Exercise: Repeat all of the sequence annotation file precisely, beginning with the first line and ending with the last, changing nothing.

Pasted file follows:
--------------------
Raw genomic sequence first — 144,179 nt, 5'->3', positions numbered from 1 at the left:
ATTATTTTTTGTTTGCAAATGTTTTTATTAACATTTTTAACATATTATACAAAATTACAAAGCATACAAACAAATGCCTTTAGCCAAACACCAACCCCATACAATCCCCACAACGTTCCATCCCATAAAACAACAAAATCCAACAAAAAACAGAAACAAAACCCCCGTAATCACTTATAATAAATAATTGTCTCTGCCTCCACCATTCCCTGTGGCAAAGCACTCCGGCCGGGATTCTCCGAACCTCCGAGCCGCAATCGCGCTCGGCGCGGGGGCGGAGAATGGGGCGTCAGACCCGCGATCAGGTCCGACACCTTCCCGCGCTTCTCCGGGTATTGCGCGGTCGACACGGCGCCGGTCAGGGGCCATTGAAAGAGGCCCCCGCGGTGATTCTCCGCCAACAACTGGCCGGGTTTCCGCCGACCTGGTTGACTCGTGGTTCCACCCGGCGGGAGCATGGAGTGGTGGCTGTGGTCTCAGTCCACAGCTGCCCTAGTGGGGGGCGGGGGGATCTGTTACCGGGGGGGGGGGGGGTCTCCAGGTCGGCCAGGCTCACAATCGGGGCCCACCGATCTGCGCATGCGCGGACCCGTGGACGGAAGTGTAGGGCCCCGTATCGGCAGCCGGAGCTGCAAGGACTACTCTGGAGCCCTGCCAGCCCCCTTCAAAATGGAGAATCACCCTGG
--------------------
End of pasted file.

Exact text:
Raw genomic sequence first — 144,179 nt, 5'->3', positions numbered from 1 at the left:
ATTATTTTTTGTTTGCAAATGTTTTTATTAACATTTTTAACATATTATACAAAATTACAAAGCATACAAACAAATGCCTTTAGCCAAACACCAACCCCATACAATCCCCACAACGTTCCATCCCATAAAACAACAAAATCCAACAAAAAACAGAAACAAAACCCCCGTAATCACTTATAATAAATAATTGTCTCTGCCTCCACCATTCCCTGTGGCAAAGCACTCCGGCCGGGATTCTCCGAACCTCCGAGCCGCAATCGCGCTCGGCGCGGGGGCGGAGAATGGGGCGTCAGACCCGCGATCAGGTCCGACACCTTCCCGCGCTTCTCCGGGTATTGCGCGGTCGACACGGCGCCGGTCAGGGGCCATTGAAAGAGGCCCCCGCGGTGATTCTCCGCCAACAACTGGCCGGGTTTCCGCCGACCTGGTTGACTCGTGGTTCCACCCGGCGGGAGCATGGAGTGGTGGCTGTGGTCTCAGTCCACAGCTGCCCTAGTGGGGGGCGGGGGGATCTGTTACCGGGGGGGGGGGGGGTCTCCAGGTCGGCCAGGCTCACAATCGGGGCCCACCGATCTGCGCATGCGCGGACCCGTGGACGGAAGTGTAGGGCCCCGTATCGGCAGCCGGAGCTGCAAGGACTACTCTGGAGCCCTGCCAGCCCCCTTCAAAATGGAGAATCACCCTGG